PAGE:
Teaching

Relying on “Smile Scores” To Measure Student Learning Is Not a Good Idea

A recent Academic Anonymous post in The Guardian about how student surveys are affecting a young professor’s confidence got me thinking.

Yes, we want students to enjoy our courses. And yes, we want students to find our instructional innovations engaging. But we can’t forget that students’ perceptions of enjoyment or engagement are not measures of instruction’s effectiveness.

I use the term “smile scores” for surveys that ask students how much they enjoyed a piece of instruction – as a reminder of what such surveys do and don’t measure. For example, student evaluations of teaching – a typical measure of students’ perceptions of a course – can be unrelated or even negatively correlated with the effectiveness of instruction. See two studies:

Does Professor Quality Matter? Evidence from Random Assignment of Students to Professors and Student evaluations of teaching (mostly) do not measure teaching effectiveness.

Measuring students’ enjoyment is fairly straightforward with a quick-and-dirty survey, so it might be tempting to measure instructional effectiveness similarly – by simply asking students to rate it. However, research shows we have to be careful here. Students’ self-reports of their own knowledge, skill, or performance are often poorly calibrated. Hence, students’ assessments of their own learning gain and their judgments of the relative effectiveness of instruction also tend to be way off the mark. For example, a 2008 study investigated whether spacing is the “enemy of induction” for learning concepts and categories. The researchers let students experience two different ways to learn various art history styles, gave them a test on the styles, and then asked them which way was better for their learning. Interestingly, 78 percent of the students identified method A as better for learning, but in reality, 78 percent of the students actually did better under method B.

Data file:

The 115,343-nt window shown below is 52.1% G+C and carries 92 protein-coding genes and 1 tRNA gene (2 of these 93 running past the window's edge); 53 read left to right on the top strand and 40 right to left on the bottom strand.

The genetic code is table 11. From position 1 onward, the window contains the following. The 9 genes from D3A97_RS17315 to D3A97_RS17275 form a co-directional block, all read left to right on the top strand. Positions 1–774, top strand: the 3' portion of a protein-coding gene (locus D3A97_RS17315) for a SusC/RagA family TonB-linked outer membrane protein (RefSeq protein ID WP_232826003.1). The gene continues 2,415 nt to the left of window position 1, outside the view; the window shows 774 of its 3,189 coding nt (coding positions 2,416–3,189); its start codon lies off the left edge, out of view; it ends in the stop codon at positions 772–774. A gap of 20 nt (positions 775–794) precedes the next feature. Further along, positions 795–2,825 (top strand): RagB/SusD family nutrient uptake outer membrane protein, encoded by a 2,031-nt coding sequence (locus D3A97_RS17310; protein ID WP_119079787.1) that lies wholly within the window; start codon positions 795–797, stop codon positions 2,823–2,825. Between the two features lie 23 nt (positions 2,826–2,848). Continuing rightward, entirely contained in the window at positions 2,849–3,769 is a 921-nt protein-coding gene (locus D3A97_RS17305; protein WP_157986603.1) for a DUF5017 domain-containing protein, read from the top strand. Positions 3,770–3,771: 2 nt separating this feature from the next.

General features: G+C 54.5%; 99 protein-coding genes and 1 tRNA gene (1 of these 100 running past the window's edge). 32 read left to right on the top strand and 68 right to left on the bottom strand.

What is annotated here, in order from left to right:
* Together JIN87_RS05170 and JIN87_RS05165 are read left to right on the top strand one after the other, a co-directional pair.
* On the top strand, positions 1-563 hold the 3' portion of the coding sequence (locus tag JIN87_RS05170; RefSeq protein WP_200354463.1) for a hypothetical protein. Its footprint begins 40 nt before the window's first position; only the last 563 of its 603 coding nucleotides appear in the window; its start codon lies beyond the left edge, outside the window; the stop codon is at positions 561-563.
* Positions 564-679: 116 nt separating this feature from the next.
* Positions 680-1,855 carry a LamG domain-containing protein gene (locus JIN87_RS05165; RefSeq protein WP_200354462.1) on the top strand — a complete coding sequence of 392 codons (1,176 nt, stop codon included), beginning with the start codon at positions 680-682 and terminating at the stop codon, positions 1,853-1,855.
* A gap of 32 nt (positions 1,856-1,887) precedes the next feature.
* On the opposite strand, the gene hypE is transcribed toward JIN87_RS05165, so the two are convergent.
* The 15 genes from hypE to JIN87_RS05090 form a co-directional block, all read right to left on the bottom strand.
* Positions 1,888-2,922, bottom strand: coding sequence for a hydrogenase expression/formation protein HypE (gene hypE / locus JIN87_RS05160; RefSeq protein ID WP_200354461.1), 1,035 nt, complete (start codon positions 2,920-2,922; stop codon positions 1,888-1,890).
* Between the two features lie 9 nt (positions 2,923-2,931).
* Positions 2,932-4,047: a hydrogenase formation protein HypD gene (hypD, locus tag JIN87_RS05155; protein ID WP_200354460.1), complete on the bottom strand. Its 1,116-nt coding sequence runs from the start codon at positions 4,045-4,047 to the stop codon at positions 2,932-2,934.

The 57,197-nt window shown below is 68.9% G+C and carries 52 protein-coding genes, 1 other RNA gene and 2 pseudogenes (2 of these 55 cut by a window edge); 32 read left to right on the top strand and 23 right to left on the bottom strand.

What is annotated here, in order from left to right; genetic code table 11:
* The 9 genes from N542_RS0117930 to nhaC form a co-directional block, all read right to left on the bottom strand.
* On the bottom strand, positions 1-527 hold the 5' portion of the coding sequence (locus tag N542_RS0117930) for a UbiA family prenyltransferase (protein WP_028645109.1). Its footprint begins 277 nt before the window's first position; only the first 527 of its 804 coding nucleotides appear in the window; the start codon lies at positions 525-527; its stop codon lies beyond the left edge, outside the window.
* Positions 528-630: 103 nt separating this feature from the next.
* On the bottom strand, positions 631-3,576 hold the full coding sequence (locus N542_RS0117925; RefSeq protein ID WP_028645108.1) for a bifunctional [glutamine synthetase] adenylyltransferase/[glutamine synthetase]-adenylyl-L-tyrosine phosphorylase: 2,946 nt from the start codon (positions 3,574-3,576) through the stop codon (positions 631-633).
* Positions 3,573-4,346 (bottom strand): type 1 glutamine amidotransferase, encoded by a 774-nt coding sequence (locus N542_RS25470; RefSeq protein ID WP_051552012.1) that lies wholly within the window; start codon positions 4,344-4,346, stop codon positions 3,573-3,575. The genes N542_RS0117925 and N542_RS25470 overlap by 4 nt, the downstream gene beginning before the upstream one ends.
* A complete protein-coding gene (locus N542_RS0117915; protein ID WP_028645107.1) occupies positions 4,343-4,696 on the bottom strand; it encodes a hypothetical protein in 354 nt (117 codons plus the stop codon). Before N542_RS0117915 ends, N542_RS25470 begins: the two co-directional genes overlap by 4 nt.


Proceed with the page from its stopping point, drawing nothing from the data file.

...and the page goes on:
So, when you want a valid way to measure the effectiveness of instruction, don’t use smile scores and don’t just ask students for their opinions on the matter. Instead, consider what students should be able to do by the end of the instruction, and measure

that – ideally by giving students direct performance tasks to complete before and after the instruction. This approach will tell you the instruction’s effectiveness in terms of students’ learning – with a measure you can count on. Now, that’s something to smile about.

[Note: This is a cross-posting of a piece that I wrote for Huffington Post.]

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